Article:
Trump, Johnson try anti-immigrant voting stunt that sent Kobach to remedial law class | Opinion

There was something familiar about the Donald Trump-Mike Johnson meeting on Friday, wasn’t there?

Everybody knows why Johnson made a pilgrimage down to Mar-a-Lago last week: The House Speaker was trying to save his own bacon — and, perhaps, spare Republicans a load of embarrassment — after Rep. Marjorie Taylor Greene (R-Conspiracy Theories) last month moved to “vacate the chair” and kick him out of the speakership.

For elected Republicans these days, appealing to Trump’s good graces is an indispensable survival tactic. Johnson was just doing what he had to do to keep his job.

But that was merely the subtext. The text? A meaningless-but-provocative anti-immigrant proposal. The two men announced a new bill aimed at stopping noncitizens from voting in federal elections.

“We cannot wait for widespread fraud to occur,” Johnson said, with Trump at his side. The threat of that fraud, he said, grows with “every single illegal immigrant” entering the country.

Maybe. Maybe not.

Here’s a handy rule of thumb: When a politician says “we cannot wait” for some bad thing to happen — well, that’s very often because the bad thing isn’t actually happening. The politician might just be trying to scare you.

That’s very much the case with the Trump-Johnson anti-voting bill.

There is no problem with “widespread fraud” in American elections. And there is no problem with noncitizens voting. We know that. But Republicans keep trying to tell us there is, or might be someday, and that you should be very, very scared of that happening.

Which is why the Trump-Johnson announcement on Friday seemed so familiar. They were running an old playbook — the Kris Kobach playbook.

And boy, is that playbook broken.

Kansas had to pay $1.9 million to ACLU

Kobach, of course, is the Kansas attorney general these days. A decade ago, though, he served as the Kansas secretary of state — the person in charge of our elections.

It’s not the kind of position usually associated with immigration policy. But Kobach, who has made a ton of money in private practice helping towns across the country pass deeply flawed anti-migrant laws and ordinances, decided that the danger of immigrant voting was a danger to Kansas elections.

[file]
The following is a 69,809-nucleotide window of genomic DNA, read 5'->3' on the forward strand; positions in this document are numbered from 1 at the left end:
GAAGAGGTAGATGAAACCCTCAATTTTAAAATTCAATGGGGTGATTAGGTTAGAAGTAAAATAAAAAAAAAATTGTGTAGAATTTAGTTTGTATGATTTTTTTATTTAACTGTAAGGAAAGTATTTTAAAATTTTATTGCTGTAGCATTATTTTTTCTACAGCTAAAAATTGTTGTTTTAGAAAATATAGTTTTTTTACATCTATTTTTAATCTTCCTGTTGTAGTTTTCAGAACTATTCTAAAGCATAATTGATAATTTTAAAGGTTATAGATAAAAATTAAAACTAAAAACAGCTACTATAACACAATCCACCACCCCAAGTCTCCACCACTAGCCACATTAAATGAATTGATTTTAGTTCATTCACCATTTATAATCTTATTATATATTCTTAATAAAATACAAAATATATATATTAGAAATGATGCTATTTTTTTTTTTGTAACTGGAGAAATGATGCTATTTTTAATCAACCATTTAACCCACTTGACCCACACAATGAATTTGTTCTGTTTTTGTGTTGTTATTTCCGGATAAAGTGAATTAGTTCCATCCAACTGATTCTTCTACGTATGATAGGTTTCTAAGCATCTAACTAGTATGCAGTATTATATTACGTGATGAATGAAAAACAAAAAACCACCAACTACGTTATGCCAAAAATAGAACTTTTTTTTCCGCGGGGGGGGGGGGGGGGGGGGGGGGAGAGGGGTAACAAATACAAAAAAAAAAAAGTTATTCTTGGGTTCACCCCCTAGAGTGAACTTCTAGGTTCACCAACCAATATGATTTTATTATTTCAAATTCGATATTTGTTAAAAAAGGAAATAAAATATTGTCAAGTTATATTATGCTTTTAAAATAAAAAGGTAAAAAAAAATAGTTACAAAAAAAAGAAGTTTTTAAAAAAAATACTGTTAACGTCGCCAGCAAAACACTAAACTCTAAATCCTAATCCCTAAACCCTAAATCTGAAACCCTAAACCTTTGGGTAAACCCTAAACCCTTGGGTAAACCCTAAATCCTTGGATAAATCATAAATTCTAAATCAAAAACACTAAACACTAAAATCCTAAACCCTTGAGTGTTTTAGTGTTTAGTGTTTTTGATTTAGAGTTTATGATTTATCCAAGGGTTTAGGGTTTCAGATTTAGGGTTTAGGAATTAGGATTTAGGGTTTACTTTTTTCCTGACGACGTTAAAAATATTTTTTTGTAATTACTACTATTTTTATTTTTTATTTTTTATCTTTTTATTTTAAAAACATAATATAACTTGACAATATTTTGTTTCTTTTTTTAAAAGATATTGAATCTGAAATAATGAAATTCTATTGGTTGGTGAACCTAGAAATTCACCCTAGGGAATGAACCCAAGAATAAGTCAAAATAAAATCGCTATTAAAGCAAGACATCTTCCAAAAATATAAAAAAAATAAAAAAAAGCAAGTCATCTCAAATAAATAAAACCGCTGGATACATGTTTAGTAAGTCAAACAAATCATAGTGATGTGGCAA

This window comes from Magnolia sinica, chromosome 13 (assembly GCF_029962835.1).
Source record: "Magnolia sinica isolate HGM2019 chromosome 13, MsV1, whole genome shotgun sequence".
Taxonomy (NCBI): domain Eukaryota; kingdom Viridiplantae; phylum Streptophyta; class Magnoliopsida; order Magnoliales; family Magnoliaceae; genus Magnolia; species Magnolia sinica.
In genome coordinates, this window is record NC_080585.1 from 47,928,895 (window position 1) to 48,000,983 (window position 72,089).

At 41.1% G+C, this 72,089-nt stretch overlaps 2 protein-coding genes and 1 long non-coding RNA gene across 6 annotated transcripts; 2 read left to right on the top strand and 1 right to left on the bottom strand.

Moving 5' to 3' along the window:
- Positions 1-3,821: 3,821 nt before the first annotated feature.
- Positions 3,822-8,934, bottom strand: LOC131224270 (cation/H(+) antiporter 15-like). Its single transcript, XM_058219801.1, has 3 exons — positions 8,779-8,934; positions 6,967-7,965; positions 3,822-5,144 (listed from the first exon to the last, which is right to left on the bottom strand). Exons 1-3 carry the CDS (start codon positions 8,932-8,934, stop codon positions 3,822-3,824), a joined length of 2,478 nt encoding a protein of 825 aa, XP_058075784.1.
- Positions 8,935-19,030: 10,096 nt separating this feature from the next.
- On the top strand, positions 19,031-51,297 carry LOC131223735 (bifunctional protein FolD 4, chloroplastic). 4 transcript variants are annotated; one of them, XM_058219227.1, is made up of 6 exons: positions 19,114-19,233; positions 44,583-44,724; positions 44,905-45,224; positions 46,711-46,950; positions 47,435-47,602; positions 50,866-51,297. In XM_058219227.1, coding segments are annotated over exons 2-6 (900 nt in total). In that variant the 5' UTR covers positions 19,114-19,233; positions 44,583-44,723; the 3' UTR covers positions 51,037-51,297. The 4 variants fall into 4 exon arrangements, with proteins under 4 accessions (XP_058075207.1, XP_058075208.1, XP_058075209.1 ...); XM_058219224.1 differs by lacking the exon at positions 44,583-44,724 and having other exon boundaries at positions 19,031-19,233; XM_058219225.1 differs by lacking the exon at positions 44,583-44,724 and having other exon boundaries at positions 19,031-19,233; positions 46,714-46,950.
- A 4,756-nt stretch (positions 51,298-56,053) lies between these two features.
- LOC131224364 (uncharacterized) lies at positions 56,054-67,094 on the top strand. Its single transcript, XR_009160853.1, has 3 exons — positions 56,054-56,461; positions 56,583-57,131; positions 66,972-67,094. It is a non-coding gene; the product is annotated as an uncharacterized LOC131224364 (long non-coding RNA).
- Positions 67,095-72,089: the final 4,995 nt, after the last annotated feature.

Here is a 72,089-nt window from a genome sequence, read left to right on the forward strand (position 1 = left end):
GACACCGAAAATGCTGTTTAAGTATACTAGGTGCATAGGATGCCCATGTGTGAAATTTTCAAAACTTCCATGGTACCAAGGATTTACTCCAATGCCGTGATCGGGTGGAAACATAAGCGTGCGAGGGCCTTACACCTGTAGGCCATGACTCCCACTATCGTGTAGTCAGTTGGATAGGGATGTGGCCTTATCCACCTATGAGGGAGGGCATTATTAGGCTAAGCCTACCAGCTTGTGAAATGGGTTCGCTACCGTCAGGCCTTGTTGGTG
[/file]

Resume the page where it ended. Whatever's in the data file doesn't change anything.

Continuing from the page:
Spoiler alert: It wasn’t.

You might remember what happened next. Kobach got the Kansas Legislature to pass a law requiring voters to present a passport or birth certificate to be eligible to vote. The ACLU sued. Kobach tried to defend the law in court — and performed so badly the judge ordered him to take remedial law classes. The state lost the case and ended up paying $1.9 million to the ACLU to settle the case.

All in all, a grand embarrassment.

One thing that came out of that 2018 trial: There was no real problem with noncitizens voting in Kansas. The ACLU pointed out that Kobach’s own evidence showed just 18 nonresidents in Sedgwick County had registered to vote since 1999, and only five of those folks had attempted to vote.

Hardly election-tipping stuff.

Kobach, of course, followed up that triumph by going to work for then-President Trump’s voter fraud commission to ferret out proof that voting by illegal immigrants cost Trump the popular vote majority in the 2016 election. That effort also ended in failure.

Why should we expect Trump and Johnson’s proposal to end any differently?

The “immigrants are voting” myth doesn’t have to be true in order for it to serve a purpose for Trump, and for Republicans more broadly. The myth undermines American faith in elections — and democracy — while whipping up fear of outsiders.

Why does that serve Trump so well? Because he has never come close to getting a majority popular vote in any election. The myth offers an excuse for his very public failures — and a foundation for his demands that he be returned to office despite those shortcomings.

But we already know we don’t have a noncitizen voting problem. Kris Kobach already proved it for us.

Joel Mathis is a regular Kansas City Star and Wichita Eagle Opinion correspondent. He lives in Lawrence with his wife and son. Formerly a writer and editor at Kansas newspapers, he served nine years as a syndicated columnist.